This is our Lord's plan for us. This is His deepest desire. For this He took Flesh and dwelt among us as Jesus Christ. For this He bought us with the price of His own Blood on the cross that He might merit for us His sanctifying grace and pour it into our hearts more and more, until we are fully prepared for eternal life with Him in Heaven. As Jesus once said to St. Faustina, "My delight is to act in a human soul, and to fill it with My mercy ... My kingdom on earth is my life in the human soul" (Diary, 1784). Each one of us is that precious to Him — and each one of us is offered that eternal destiny.
The 17th century Christian poet George Herbert summed it up well in one of his poems entitled, simply, "Mattens" (Morning Prayer):
My God, what is a heart?
Silver, or gold, or precious stone,
Or star, or rainbow, or a part
Of all these things, or all of them in one?
My God, what is a heart,
That thou shoulds't it so eye and woo,
Pouring upon it all thy art,
As if thou hadst nothing else to do? ...
Teach me thy love to know,
That this new light, which now I see,
May both the work and workman show;
Then by a sunbeam I will climb to thee.
According to the Vatican's "Compendium of the Social Doctrine of the Church" issued in 2005, a truly just society is one that respects, protects, and nurtures this God-given worth and dignity of every human life. Of course, individuals who misuse their own freewill and violate the legitimate freedom and dignity of others (e.g., criminals) are to be restrained with minimum force necessary for the protection of the innocent. Meanwhile, innocent human life is the fundamental "human right," and it is to be guarded and sustained. Furthermore, it is the first responsibility of every society and every social institution to protect and defend that right.
This Church teaching should not sound strange to the ears of North Americans. The United States Declaration of Independence of 1776 established that all human beings "are endowed by their Creator with certain unalienable rights" (in other words, God-given rights that should never be violated). Chief among these are "life, liberty, and the pursuit of happiness." Notice that the right to life comes first, for without a secure right to life, all other human rights are in jeopardy (after all, dead people cannot live in "liberty" and pursue "happiness"!). Liberty, too, is a fundamental human right, but it must not be exercised at the expense of the lives and liberty of others. As for the pursuit of happiness, it surely must include not only physical and economic well-being, but spiritual and moral well-being too. "Integral human development" is, as the Church puts it, human flourishing in every respect. Clearly, the pursuit of such happiness is a fundamental human right, but not at the expense of the "life" of others or the legitimate exercise of liberty by others. So: first "life," then "liberty," then "the pursuit of happiness."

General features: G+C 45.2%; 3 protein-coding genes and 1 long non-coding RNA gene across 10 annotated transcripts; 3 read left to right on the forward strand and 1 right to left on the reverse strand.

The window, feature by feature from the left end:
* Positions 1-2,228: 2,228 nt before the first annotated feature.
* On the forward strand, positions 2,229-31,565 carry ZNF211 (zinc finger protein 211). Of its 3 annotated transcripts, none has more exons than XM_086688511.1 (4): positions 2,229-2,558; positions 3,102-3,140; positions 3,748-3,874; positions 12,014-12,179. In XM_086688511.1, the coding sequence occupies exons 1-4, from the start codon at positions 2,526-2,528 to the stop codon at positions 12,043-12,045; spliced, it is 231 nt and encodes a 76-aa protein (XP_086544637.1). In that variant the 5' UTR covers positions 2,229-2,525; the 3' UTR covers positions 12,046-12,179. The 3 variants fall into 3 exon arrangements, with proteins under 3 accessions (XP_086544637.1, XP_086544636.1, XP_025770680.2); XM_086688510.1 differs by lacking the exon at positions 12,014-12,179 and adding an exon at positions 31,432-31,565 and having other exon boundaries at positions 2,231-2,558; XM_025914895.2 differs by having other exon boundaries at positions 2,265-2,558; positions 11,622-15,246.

This hierarchy of fundamental human rights is precisely what made the institution of slavery so deplorable. It was a blatant contradiction both of the Catholic faith and of the founding principles of the United States. Slavery in the U.S. involved the attempt by some people to pursue their "happiness" by depriving other people (namely, black slaves) of their legitimate human "liberty." This clearly violated the dignity of human persons. As far back as the 1500s, the Church condemned slavery in the New World. In 1537, Pope Paul III issued a papal bull, Sublimus Deus (From God on High), in which he declared the forcible enslavement of others to be a moral crime worthy of excommunication. The Roman Pontiffs never ceased to repeat and extend that teaching in the centuries that followed. That is why slavery was gradually abolished from the Catholic, Spanish Empire in the New World, a process completed by the end of the 17th century, about 150 years before Wilberforce and Lincoln toppled it in Britain and the U.S.
In the world today, we don't see slavery on that scale, but the 21st century is rife with many other threats to the dignity of the human person.